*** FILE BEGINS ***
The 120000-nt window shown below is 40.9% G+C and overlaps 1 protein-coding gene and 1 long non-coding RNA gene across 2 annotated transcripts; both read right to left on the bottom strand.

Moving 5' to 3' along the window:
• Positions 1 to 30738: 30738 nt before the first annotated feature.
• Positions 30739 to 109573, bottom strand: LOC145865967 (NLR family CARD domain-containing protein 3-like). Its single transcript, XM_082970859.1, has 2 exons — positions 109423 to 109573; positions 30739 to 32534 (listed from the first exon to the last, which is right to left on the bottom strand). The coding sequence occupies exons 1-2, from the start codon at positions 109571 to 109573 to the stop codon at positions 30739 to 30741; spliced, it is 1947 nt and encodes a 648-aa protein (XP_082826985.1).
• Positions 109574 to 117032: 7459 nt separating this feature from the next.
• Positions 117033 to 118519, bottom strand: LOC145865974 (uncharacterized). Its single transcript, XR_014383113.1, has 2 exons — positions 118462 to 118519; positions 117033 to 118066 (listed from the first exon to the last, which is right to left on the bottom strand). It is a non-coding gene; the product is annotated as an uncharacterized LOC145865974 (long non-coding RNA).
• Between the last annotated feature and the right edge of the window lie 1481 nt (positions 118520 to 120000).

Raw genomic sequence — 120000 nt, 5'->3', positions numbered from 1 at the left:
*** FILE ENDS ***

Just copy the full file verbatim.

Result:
The 120000-nt window shown below is 40.9% G+C and overlaps 1 protein-coding gene and 1 long non-coding RNA gene across 2 annotated transcripts; both read right to left on the bottom strand.

Moving 5' to 3' along the window:
• Positions 1 to 30738: 30738 nt before the first annotated feature.
• Positions 30739 to 109573, bottom strand: LOC145865967 (NLR family CARD domain-containing protein 3-like). Its single transcript, XM_082970859.1, has 2 exons — positions 109423 to 109573; positions 30739 to 32534 (listed from the first exon to the last, which is right to left on the bottom strand). The coding sequence occupies exons 1-2, from the start codon at positions 109571 to 109573 to the stop codon at positions 30739 to 30741; spliced, it is 1947 nt and encodes a 648-aa protein (XP_082826985.1).
• Positions 109574 to 117032: 7459 nt separating this feature from the next.
• Positions 117033 to 118519, bottom strand: LOC145865974 (uncharacterized). Its single transcript, XR_014383113.1, has 2 exons — positions 118462 to 118519; positions 117033 to 118066 (listed from the first exon to the last, which is right to left on the bottom strand). It is a non-coding gene; the product is annotated as an uncharacterized LOC145865974 (long non-coding RNA).
• Between the last annotated feature and the right edge of the window lie 1481 nt (positions 118520 to 120000).

Raw genomic sequence — 120000 nt, 5'->3', positions numbered from 1 at the left: